- The Securities and Exchange Commission (SEC) has charged Daniel Kamensky, co-chair of the unsecured creditors committee in the Neiman Marcus Group Chapter 11 bankruptcy proceedings, with abusing his position to benefit his New York-based management firm, Marble Ridge Capital.
- Kamensky sought to purchase securities being distributed as part of the bankruptcy proceedings and coerced a competing bidder, Jefferies Financial Group, into withdrawing its bid. That bid was higher and would have led to a larger distribution to unsecured creditors.
- "Kamensky abused his position as a fiduciary to the Neiman Marcus unsecured creditors by secretly working against them," said Daniel Michael, chief of the SEC's Division of Enforcement's Complex Financial Instruments Unit.
Neiman filed for Chapter 11 bankruptcy on May 7. Kamensky was appointed co-chair of the unsecured creditors committee and proposed purchasing 60 million shares of MyTheresa, Neiman's online shopping platform, for 20 cents a share. A few days later, Jefferies proposed a bid of between 30 and 40 cents per share.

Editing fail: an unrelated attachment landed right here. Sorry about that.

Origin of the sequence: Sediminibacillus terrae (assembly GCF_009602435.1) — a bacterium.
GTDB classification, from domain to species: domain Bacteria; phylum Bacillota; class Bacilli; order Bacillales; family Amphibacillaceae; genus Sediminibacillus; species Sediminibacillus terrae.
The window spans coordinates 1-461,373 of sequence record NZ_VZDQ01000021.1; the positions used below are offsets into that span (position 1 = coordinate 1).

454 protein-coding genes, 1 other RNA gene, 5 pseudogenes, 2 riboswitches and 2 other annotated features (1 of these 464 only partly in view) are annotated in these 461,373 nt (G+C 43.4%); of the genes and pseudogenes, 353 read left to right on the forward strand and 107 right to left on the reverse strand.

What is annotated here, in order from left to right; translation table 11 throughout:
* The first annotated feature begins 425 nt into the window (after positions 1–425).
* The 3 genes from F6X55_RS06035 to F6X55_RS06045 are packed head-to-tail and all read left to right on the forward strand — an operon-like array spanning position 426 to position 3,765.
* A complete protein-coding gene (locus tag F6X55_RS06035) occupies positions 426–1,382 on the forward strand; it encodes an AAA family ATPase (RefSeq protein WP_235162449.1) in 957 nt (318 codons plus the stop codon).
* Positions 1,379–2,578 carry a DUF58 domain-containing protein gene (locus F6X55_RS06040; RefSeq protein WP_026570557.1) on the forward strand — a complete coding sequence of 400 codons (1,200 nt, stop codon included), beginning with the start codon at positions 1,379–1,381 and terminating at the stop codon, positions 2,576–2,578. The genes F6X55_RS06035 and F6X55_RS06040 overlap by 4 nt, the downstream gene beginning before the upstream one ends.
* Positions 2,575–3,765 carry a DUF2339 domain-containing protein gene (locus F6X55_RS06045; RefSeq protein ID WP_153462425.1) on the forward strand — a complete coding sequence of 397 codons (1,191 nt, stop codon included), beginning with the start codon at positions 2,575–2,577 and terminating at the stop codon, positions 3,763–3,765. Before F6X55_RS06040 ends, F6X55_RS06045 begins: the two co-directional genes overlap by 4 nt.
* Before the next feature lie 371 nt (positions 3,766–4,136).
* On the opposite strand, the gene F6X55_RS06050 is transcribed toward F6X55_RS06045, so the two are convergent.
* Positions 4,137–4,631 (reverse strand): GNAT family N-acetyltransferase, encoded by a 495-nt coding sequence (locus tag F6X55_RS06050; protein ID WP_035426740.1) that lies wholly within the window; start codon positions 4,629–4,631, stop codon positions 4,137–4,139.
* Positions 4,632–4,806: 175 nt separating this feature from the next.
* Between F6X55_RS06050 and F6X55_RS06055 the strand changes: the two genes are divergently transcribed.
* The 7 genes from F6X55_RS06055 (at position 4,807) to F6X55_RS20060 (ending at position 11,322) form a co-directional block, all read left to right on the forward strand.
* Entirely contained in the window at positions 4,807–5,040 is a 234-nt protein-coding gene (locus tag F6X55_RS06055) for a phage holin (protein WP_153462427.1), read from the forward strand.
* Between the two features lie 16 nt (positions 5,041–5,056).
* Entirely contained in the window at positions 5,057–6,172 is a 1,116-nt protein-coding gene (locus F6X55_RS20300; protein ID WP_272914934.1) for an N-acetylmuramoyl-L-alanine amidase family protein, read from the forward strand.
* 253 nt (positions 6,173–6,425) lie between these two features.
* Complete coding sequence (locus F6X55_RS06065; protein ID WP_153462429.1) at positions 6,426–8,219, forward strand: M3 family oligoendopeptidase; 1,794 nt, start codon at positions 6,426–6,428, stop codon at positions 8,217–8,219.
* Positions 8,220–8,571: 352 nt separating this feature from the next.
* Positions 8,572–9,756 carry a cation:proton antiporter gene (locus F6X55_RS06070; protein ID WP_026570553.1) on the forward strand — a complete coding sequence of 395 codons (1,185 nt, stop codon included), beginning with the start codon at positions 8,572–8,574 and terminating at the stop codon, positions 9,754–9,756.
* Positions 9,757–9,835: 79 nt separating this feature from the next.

According to the complaint, in his position as co-chair, Kamensky wouldn't allow the competing bidder to buy the securities. When his actions came to light, he allegedly attempted to cover up his misconduct by trying to persuade the other bidder not to describe his conduct as a threat.
"Misrepresentations and deceptive conduct have no place in securities offerings," Michael said.
The SEC's complaint, filed in federal district court in New York, charges Kamensky with violating an antifraud provision of federal securities laws. The SEC is requesting a permanent injunction and civil penalties.
Separately, the U.S. Attorney's Office for the Southern District of New York has brought criminal charges against Kamensky.